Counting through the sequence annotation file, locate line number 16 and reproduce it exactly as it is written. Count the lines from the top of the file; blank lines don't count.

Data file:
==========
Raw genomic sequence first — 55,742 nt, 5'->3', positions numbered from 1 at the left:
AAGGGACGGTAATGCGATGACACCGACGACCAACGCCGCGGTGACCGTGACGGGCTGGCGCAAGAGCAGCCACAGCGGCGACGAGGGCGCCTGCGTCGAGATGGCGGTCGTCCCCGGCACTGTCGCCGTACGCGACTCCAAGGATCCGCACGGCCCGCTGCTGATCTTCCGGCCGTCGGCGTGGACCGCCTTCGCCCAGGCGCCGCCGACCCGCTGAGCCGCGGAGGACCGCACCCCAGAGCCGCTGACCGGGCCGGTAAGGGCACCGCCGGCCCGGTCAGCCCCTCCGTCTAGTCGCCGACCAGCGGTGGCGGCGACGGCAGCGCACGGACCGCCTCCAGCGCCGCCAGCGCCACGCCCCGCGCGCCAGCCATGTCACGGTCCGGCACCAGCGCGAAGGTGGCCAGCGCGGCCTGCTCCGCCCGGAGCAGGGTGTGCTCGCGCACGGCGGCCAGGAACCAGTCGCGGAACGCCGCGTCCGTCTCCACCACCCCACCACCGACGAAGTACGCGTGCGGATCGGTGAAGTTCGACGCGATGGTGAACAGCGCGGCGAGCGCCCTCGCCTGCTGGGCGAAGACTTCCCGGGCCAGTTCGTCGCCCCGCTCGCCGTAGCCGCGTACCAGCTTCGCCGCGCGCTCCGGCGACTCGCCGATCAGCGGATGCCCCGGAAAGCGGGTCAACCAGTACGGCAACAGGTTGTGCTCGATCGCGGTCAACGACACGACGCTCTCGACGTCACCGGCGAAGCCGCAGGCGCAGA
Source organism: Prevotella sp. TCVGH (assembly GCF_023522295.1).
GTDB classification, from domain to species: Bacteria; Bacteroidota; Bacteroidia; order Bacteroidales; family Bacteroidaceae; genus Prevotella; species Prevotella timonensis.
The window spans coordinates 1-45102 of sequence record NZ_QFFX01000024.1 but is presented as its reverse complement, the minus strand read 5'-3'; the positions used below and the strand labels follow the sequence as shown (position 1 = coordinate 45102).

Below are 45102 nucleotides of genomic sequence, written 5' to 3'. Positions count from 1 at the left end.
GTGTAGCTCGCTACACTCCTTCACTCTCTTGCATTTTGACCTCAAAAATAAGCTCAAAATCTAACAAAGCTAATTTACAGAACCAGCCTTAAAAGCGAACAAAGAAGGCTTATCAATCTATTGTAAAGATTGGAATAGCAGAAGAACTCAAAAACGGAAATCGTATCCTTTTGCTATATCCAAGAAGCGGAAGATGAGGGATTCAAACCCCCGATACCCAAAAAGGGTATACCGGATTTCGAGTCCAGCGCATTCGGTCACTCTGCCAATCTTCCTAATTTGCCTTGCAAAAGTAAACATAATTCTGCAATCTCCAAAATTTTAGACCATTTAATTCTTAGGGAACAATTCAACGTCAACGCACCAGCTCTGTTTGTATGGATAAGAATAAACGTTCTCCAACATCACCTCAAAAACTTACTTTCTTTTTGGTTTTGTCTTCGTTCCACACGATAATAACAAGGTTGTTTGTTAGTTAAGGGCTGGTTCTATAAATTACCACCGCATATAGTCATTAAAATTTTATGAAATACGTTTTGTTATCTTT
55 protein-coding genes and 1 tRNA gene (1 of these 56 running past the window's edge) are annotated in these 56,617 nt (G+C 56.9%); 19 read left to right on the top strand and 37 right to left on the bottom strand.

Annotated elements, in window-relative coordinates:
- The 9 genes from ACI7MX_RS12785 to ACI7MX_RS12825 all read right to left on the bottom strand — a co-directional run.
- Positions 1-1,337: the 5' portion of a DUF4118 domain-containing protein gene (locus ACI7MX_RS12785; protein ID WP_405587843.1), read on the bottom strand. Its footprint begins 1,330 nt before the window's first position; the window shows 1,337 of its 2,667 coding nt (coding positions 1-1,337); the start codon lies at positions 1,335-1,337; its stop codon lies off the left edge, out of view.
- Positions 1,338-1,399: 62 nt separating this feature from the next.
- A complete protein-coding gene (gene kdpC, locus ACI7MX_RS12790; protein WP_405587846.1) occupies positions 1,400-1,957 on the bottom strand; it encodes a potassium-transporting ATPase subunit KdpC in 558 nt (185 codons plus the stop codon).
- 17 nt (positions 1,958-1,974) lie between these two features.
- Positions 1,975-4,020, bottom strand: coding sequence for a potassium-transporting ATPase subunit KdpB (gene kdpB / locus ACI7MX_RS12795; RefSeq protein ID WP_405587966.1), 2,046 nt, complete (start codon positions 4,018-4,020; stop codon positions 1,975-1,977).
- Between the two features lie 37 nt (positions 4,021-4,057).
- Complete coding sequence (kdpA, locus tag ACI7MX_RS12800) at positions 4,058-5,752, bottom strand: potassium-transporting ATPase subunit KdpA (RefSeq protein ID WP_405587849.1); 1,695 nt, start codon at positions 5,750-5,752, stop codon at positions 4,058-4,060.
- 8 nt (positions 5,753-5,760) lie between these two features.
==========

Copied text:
- Between the two features lie 37 nt (positions 4,021-4,057).